An essential aspect of any church is its staff. The church staff sets the tone for the culture of the church and directly affects the congregation. Taking time out of the staff’s busy week to invest in team-building activities is crucial for your staff to stay connected and effective.

Types of Activities

Having a unified team that trusts, believes in the vision and cares for one another is essential for any church staff. Teams don’t learn these core issues by chance. They are deliberately given opportunity and direction from the leadership. Without time dedicated to implementing team-building activities, your staff can become stale, disconnected and unhappy. One of the best ways to achieve these core issues is by taking one hour once a week to have your staff participate in various activities that will encourage team building.

There are various types of team-building activities. You’ll want to focus on ones that are simple and fun to participate in. The best activities entail a simple task that the entire team must participate in, with an outrageous story behind it, to add a little fun. For example, have everyone sit together on the floor or ground, and tell the team they all have to stand up together, because if they don’t they will end up in a pool of lava where they’ll all perish. This is a simple task with a fun twist to add some humor.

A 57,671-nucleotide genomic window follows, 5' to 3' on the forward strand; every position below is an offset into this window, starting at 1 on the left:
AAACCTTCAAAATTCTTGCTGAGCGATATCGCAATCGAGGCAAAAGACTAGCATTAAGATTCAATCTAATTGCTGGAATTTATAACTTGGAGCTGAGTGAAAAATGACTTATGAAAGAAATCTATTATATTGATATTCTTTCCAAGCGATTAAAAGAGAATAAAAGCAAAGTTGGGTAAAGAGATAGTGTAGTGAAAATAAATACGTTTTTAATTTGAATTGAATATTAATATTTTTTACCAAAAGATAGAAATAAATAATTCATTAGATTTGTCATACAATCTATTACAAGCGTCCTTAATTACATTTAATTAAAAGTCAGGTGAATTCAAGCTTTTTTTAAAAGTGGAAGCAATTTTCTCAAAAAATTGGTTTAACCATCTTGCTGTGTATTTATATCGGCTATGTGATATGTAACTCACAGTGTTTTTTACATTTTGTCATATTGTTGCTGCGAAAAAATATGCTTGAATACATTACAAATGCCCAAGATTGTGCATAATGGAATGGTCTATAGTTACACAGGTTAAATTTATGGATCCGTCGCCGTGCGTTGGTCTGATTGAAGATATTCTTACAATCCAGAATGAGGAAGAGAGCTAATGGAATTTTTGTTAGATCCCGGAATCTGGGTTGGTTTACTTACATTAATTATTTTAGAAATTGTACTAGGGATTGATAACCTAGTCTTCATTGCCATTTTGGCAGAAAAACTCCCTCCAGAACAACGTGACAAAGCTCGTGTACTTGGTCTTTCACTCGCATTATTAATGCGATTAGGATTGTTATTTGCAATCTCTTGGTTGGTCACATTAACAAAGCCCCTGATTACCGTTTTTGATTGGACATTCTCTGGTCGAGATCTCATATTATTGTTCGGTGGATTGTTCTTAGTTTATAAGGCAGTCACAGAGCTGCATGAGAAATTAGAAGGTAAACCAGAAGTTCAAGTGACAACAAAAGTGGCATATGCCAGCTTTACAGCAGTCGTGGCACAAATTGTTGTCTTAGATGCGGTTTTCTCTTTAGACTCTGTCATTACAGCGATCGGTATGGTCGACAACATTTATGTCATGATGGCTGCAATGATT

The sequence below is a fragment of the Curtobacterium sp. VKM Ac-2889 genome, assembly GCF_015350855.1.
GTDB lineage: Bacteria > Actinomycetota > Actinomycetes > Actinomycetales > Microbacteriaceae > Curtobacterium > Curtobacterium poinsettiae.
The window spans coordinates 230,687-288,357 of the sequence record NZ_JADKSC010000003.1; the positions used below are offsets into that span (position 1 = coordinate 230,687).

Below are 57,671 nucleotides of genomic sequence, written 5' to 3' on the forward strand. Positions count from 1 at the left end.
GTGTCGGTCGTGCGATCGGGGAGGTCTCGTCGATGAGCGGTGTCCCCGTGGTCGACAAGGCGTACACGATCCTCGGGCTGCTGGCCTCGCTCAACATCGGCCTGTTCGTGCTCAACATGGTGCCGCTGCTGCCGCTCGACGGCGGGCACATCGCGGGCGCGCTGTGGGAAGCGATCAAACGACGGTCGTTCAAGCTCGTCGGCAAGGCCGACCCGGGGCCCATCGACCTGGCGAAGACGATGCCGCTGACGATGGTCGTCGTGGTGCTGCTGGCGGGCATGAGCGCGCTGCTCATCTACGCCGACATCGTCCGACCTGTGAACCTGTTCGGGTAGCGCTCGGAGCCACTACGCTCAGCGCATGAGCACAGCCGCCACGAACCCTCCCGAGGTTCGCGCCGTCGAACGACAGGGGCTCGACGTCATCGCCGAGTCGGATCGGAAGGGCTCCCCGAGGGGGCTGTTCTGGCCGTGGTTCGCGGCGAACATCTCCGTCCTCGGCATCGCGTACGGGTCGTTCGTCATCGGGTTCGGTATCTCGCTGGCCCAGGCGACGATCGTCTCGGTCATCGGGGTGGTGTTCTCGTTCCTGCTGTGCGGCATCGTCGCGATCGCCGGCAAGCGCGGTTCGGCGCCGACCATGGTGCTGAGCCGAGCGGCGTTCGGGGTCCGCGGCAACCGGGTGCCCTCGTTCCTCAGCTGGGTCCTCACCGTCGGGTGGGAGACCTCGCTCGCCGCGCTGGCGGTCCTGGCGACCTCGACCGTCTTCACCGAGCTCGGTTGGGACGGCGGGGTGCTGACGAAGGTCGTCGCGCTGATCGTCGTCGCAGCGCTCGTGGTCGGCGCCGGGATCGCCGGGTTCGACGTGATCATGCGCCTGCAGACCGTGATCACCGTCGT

Clear Direction

Giving clear direction will enable the teams to execute simple assigned tasks. Think of a few scenarios beforehand, and talk them over with someone to see if it clear and easy to understand. Communication is an essential aspect of team building, so as the leader you need to provide clear direction. Write down each of your activities ahead of time. This will provide you with the clarity and organization that can lead to a successful activity.

Debriefing

After the team completes the activity, you always want to debrief. The debriefing moment is crucial in the team-building exercise. When you debrief, you simply call the team together and present various questions to help them understand the significance of what they achieved. Ask questions like: • What did you just do? • What did you learn from doing this activity? • How can you apply this to our church staff team?